Tuesday, November 29, 2011

Public trust hit by spate of rogue police officers

Only a nong would trust the Qld. wallopers anyway

DISCIPLINARY problems among Gold Coast police and declining public trust have been exposed in internal briefings obtained by The Courier-Mail.

Thirty Gold Coast officers were subject to internal disciplinary hearings in 2010-11 as part of a crackdown that followed a rise in complaints.

One officer was dismissed after being investigated for "stealing from a social club". Eight others, probed for a range of more serious offences including fraud, perjury, supplying drugs, sexual misconduct with a witness and forgery, resigned.

A further four officers were stood down and two suspended. Five of the matters were dealt with by the courts.

Twelve other officers were fined, demoted or reprimanded for discipline breaches, including using a police vehicle to buy alcohol and falsifying rosters, according to documents obtained under the Right To Information laws.

The Crime and Misconduct Commission's widely publicised Operation Tesco corruption probe into Gold Coast police in June mentioned just three unnamed officers.

The investigations came amid a rising trend in complaints about Gold Coast officers, who since 2007 have attracted complaints at twice the rate as the QPS as a whole.

The Courier-Mail revealed in August that more than 20 QPS officers had quit in the previous 18 months, after being investigated over serious incidents, from corruption and favouritism to sexual misconduct and inappropriate behaviour.

Revelations of misconduct appear to have eroded public trust in police. Surveys conducted for the QPS show that statewide in 2010-11, seven out of 10 people agreed with the proposition "most police are honest", down from eight out of 10 in 2007-08. Only six out of 10 people surveyed on the Gold Coast agreed.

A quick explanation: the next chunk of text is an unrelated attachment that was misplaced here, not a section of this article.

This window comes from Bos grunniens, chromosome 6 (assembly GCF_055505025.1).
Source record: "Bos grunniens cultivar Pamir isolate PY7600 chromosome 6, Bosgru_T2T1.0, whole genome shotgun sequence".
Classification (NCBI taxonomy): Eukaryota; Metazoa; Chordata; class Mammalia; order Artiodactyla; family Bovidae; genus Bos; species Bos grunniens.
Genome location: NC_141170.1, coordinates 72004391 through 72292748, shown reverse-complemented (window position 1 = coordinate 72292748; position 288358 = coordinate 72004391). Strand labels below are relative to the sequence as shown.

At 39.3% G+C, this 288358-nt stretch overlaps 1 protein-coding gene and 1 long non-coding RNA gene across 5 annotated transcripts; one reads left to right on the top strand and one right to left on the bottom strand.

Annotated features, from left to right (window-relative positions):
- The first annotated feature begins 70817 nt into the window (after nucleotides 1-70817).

A Queensland Police Union spokesman said public perceptions of police were no different to those for other public servants, including politicians. "There's no doubt that in all areas of public service there is increasing cynicism," he said.

Gold Coast district chief Supt Paul Ziebarth told top brass earlier this year that assaults and use of excessive force by officers were continuing concerns but there had been a drop in complaints. Supt Ziebarth said a "lack of practical discipline investigation skills" was holding up reports on bad behaviour so he planned more training.

Ethical Standards Command identified nine officers as being "at risk" and they were given counselling and performance management. One constable was transferred away from a "high risk" location.

Complaints substantiated against police in the Gold Coast district more than doubled, from less than one in every 20 complaints in the second half of 2009 to more than one in 10 a year later.


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